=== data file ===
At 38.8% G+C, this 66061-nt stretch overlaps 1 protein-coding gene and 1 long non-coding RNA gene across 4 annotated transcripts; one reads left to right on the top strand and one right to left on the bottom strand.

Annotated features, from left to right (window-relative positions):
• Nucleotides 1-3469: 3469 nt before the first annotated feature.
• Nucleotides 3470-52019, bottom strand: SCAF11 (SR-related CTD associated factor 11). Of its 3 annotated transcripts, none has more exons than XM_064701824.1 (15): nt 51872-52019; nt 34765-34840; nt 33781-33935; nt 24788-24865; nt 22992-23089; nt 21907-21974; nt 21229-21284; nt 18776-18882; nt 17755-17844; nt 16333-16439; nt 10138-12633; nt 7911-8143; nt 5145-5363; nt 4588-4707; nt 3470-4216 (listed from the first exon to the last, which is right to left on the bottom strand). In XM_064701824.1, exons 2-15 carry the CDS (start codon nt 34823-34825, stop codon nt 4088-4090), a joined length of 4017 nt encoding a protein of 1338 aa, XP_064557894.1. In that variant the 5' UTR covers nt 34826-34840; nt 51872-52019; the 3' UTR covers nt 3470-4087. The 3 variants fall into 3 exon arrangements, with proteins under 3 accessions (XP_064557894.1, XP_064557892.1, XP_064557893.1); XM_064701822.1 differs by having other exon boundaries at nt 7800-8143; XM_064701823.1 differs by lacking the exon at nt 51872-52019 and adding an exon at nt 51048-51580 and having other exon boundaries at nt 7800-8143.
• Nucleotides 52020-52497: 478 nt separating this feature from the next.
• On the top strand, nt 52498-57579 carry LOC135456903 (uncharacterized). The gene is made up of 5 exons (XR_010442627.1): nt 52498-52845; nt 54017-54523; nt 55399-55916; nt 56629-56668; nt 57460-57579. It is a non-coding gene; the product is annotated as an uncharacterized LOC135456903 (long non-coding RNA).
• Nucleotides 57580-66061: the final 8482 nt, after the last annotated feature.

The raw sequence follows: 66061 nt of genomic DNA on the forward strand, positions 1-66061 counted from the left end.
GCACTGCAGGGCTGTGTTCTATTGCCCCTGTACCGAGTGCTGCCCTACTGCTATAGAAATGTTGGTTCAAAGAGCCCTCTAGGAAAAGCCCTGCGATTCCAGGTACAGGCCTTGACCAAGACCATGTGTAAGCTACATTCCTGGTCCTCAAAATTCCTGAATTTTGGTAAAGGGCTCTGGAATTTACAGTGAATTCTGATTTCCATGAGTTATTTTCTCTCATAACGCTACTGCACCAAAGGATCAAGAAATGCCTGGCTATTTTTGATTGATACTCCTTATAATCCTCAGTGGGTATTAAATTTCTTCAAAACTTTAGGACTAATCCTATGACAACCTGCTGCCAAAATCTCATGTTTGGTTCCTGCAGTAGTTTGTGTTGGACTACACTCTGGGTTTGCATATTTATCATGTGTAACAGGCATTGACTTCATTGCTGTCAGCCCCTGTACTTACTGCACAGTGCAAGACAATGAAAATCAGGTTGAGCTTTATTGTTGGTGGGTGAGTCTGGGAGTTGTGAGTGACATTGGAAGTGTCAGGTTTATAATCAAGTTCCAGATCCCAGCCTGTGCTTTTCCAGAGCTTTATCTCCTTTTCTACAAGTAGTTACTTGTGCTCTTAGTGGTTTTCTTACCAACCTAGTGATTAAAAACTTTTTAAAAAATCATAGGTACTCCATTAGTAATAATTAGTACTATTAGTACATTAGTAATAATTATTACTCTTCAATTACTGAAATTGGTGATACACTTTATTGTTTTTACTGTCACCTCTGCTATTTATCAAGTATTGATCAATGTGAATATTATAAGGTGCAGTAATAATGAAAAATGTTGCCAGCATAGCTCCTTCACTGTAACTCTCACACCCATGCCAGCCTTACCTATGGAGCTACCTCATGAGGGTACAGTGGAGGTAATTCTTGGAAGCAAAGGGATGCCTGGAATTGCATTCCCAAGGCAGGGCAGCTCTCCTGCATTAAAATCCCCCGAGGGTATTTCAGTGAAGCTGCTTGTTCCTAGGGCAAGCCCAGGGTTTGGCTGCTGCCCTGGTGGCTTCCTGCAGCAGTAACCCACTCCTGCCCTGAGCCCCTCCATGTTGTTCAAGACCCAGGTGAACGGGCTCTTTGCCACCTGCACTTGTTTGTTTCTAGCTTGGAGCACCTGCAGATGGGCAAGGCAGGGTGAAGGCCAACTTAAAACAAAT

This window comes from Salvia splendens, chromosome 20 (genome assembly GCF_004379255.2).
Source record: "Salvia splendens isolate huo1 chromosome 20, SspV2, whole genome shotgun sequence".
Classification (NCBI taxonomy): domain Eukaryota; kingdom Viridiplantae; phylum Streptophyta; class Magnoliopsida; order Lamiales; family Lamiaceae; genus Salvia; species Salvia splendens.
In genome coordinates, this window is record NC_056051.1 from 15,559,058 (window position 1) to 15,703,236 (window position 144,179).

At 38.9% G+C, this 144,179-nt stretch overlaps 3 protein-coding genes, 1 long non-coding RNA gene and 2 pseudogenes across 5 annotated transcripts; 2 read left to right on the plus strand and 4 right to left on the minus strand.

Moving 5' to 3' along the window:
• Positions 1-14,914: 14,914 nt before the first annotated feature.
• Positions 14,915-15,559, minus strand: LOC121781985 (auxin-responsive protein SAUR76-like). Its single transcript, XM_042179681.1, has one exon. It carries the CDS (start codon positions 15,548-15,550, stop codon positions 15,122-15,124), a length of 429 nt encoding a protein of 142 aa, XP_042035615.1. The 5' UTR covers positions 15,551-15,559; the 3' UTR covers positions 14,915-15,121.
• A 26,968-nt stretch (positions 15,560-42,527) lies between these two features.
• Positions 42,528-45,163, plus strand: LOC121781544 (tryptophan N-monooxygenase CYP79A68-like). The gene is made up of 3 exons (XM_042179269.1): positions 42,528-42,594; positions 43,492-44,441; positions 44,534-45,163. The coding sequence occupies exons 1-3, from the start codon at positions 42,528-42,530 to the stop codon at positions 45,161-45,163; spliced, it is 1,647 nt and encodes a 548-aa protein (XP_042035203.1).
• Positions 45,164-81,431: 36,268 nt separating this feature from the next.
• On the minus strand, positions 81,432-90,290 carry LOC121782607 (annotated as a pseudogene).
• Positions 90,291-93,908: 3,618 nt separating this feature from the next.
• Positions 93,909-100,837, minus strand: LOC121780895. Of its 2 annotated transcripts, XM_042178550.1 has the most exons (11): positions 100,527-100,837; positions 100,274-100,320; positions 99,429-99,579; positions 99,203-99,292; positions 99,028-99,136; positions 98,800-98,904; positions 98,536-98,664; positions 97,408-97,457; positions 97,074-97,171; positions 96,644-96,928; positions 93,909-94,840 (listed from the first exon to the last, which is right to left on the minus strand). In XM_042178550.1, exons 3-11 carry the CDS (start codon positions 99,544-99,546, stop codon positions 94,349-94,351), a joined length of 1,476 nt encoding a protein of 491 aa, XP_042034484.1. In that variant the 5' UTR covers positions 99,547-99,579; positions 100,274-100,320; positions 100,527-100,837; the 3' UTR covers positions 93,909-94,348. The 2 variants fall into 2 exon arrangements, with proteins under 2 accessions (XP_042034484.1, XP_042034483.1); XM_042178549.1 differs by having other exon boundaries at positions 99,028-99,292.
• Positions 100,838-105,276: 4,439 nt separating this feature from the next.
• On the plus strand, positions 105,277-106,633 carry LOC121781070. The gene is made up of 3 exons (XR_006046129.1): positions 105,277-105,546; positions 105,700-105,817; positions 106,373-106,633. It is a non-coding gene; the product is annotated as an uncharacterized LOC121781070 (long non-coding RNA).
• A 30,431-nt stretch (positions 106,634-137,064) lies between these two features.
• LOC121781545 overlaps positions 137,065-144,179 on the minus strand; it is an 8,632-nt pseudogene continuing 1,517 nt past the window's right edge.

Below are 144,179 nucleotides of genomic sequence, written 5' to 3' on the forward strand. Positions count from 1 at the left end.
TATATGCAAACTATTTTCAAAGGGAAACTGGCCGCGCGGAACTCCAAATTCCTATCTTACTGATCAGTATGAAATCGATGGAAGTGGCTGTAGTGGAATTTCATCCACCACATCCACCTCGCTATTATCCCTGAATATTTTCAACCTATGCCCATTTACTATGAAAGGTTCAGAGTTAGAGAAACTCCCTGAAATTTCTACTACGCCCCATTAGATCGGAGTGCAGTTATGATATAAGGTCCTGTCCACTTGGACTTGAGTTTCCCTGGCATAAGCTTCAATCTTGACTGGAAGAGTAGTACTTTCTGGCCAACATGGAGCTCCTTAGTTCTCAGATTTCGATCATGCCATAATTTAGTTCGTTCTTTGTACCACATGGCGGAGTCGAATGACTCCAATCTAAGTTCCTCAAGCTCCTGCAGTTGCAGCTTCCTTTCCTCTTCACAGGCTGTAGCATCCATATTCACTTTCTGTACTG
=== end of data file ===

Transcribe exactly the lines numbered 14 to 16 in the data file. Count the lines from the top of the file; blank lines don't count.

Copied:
At 38.9% G+C, this 144,179-nt stretch overlaps 3 protein-coding genes, 1 long non-coding RNA gene and 2 pseudogenes across 5 annotated transcripts; 2 read left to right on the plus strand and 4 right to left on the minus strand.

Moving 5' to 3' along the window:
• Positions 1-14,914: 14,914 nt before the first annotated feature.